Photo by Gaelle Marcel on Unsplash

The boys are meant to be the ones who grow into strong successful individuals and the girls, women are expected to cook, clean, get married, have children, all those things that frustrated me growing up when I wondered why all that responsibility was the woman’s role. That said even before my mother died, every once in a while on a Saturday morning my dad would declare he was cooking and we would all get excited because it wasn’t normal. When mum died, he taught each of us boys and girls alike how to cook. He would say ‘it’s like science class in school, this proportion of peppers, this proportion of onions, etc. He made sure we could all do housework so when I became a parent it was easy for me to pass that along and make sure all my children could look after themselves. Whenever my son called from university for a reminder on a recipe, that was a good feeling for me, that I raised children who could care for themselves.

In terms of things that were unlearnt, we touch on the value system that dictates boys have more inherent value — the men who married new wives when the first didn’t birth boys, the denigration of those mothers with only girls and ultimately the outworkings of the egos of men who were more concerned about passing on their names than actually caring for their children. Unlearning this value system wasn’t intentional as such but as time passed she realised that it was the parents with girls who had people to care for them in old age. As far as achievement was concerned, at St Annes girls in Ibadan where she schooled, many old girls who had big positions in the civil service came back to give talks so she saw that there was no difference there either and all those experiences made her comfortable aiming as high as she wanted. The other conditioning was this silence — men were free to express their full selves but women were encouraged to be quiet — seen and not heard.

I got to that stage when I just felt I have to speak my own mind. I don’t want to just be pressed into the mould. I am an individual and I want to be able to express my thoughts and my feelings. There were people who considered it rude or forward but as far as I was concerned, it couldn’t be right for me to be a repressed human being.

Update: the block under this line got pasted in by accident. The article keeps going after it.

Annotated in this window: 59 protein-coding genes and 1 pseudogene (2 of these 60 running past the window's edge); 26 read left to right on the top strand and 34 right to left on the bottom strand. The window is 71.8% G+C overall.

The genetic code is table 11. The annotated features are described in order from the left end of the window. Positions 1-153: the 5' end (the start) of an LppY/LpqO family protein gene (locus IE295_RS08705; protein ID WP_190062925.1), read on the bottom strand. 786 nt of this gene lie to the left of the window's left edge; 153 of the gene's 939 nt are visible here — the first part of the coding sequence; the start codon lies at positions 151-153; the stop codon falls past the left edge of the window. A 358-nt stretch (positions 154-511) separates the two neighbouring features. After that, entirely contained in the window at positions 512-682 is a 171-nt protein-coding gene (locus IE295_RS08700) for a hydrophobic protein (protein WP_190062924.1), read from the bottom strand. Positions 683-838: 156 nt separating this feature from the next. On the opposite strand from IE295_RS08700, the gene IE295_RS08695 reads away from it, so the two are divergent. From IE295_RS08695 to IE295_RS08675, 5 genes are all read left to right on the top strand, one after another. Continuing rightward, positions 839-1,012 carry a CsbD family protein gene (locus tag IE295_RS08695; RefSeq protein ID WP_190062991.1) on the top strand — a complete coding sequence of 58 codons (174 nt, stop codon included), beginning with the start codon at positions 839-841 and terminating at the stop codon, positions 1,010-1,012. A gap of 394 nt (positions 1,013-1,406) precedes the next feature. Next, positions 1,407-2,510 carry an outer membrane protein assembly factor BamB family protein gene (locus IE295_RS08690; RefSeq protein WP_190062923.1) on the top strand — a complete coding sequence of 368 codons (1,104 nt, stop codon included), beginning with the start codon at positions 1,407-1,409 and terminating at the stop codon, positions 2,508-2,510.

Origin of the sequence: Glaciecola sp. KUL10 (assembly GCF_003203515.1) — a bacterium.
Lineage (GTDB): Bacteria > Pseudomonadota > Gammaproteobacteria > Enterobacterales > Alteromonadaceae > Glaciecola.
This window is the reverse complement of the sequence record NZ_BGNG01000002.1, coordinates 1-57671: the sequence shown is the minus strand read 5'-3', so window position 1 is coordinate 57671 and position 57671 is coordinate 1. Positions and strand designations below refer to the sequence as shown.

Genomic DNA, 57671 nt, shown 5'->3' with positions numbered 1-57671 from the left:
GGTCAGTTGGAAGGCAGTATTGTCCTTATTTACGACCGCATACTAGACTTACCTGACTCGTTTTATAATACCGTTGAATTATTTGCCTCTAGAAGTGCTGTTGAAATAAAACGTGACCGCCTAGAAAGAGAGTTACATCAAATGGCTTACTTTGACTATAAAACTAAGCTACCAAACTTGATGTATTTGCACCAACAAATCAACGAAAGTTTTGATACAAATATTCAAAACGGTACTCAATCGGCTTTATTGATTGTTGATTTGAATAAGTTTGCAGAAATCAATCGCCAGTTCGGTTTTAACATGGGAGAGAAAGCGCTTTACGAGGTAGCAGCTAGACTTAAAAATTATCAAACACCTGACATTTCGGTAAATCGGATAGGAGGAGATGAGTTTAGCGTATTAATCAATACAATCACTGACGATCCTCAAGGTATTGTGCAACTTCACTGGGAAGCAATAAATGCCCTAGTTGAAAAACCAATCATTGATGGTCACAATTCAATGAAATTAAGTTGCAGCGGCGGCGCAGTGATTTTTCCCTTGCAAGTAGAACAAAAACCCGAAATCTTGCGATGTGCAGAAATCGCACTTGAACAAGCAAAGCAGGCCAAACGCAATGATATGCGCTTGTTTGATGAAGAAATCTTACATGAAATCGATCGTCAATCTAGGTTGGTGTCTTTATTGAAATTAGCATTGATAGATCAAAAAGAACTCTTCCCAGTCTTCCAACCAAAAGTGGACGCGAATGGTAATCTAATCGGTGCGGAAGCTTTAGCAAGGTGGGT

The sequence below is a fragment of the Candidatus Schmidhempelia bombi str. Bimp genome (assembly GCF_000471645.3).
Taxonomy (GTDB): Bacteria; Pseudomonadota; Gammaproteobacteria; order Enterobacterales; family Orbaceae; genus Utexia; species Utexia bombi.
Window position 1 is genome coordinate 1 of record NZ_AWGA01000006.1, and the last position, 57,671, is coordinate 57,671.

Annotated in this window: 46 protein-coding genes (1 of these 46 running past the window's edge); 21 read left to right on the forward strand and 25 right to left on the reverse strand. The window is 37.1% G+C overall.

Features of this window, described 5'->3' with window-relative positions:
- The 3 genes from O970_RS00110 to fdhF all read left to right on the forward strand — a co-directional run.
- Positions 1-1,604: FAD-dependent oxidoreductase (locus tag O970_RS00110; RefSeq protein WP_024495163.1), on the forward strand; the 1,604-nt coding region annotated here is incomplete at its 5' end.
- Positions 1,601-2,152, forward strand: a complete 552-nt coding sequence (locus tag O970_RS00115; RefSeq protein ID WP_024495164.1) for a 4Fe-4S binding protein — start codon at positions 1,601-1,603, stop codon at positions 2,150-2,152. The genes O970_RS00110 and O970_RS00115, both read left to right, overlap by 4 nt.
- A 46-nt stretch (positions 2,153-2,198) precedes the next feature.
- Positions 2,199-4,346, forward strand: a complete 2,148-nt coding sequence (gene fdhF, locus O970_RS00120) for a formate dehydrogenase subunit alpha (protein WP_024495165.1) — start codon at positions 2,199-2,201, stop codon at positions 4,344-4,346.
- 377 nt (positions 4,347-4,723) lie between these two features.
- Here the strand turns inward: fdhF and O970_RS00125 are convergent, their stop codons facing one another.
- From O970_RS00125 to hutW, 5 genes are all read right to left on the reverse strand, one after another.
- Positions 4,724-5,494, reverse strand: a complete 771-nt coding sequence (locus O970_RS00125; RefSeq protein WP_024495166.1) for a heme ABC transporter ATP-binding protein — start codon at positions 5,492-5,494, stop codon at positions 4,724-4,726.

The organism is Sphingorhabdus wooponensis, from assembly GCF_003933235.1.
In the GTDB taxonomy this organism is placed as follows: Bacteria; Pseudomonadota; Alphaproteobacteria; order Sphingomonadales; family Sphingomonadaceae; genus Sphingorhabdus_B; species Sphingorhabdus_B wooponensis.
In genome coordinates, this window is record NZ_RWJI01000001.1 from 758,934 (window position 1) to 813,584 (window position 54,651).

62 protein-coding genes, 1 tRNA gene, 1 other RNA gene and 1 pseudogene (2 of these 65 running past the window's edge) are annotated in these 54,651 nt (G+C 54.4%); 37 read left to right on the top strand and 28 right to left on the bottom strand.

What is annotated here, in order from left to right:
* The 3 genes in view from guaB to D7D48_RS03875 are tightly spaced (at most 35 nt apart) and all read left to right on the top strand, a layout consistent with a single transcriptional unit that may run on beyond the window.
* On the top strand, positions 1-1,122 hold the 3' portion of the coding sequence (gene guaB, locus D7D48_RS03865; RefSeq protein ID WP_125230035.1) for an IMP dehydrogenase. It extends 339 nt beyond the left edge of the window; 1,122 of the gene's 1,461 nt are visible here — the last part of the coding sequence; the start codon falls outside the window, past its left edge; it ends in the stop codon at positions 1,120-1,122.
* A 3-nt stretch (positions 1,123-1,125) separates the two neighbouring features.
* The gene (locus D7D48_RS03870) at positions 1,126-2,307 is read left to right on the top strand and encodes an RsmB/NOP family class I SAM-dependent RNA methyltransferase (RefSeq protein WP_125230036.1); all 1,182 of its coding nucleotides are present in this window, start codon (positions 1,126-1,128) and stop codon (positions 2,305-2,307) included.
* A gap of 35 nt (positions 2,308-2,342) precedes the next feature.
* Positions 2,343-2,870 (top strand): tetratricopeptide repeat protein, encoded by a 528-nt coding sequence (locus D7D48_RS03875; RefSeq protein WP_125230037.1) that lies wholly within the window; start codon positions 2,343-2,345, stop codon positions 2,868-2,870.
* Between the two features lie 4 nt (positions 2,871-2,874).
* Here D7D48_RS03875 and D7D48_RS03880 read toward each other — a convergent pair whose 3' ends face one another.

That answer reminds me that my mother is a no-nonsense woman. I ask what armour she wears to go out into the world and she pauses for a minute before telling me:

prayer, a dress that is comfortable, a face that is well groomed and a good hairstyle that frames my face.

What does sisterhood mean to you?

Close reliable friends who I can speak my mind to with ease and know that they accept me for who I am. They don’t necessarily have to agree but they know, okay, so this is what’s Iyabo thinks. This is how she feels about it. These women are warm and outgoing and they don’t consider themselves to be in competition with me.

Through our conversation and what I know of her life, my mother is a highly capable, caring woman. Everything she does has its purpose and I wonder what she she considers hers to be:

To please God. Breaking that down in my interaction with people, I desire to contribute something positive that brings life into the lives of those I interact with so that they’ll hopefully be better off when they leave me than when I first met them.

Two years ago, our family moved from the house we’d lived in for almost twenty years. My father, a vicar, was retiring and it was also my parents 40th wedding anniversary. People came from within and outside of the country representing all those 20 years, but more than that, students who had graduated under her some 2 to 3 decades prior and who were now based in the UK made a point of coming to show appreciation for the fact that she (they) had made that very kind of positive impact that she speaks of above.

To end, I ask if she ever thinks of legacy and what she wants hers to be?

Iyabo Agbelusi, a wife, a mother, a woman who loved God and made an effort to be a blessing and exert a positive influence in her relationships.

Somewhere in our discussion, my mother speaks of regret in the context of not pushing for a real relationship with me sooner. For me, the focus is different. A few years ago, my mother brought herself to me to declare that our relationship wasn’t working, she made herself open enough to actually hear me and try to see a different perspective of things. That level of vulnerability was not one I expected from her or any Nigerian parent. It required a kind of humility that is absent from our ‘parent is always right’ Nigerian culture. On several occasions since we have butt heads, but the whys aren’t what I remember. What comes back to me over and over again about the woman I am discovering, is the way she takes her time to work through discord — feeling it, processing the responses to it, apologising when necessary and asking even me, to hold her accountable if she slips. How counter-cultural this is, isn’t lost on me. If her story doesn’t scream it already, this by itself, is strength.



Tolu Agbelusi

Nigerian British poet, playwright, producer, educator and lawyer, I write stories that focus on the unperformed self, Blackness and womanhood.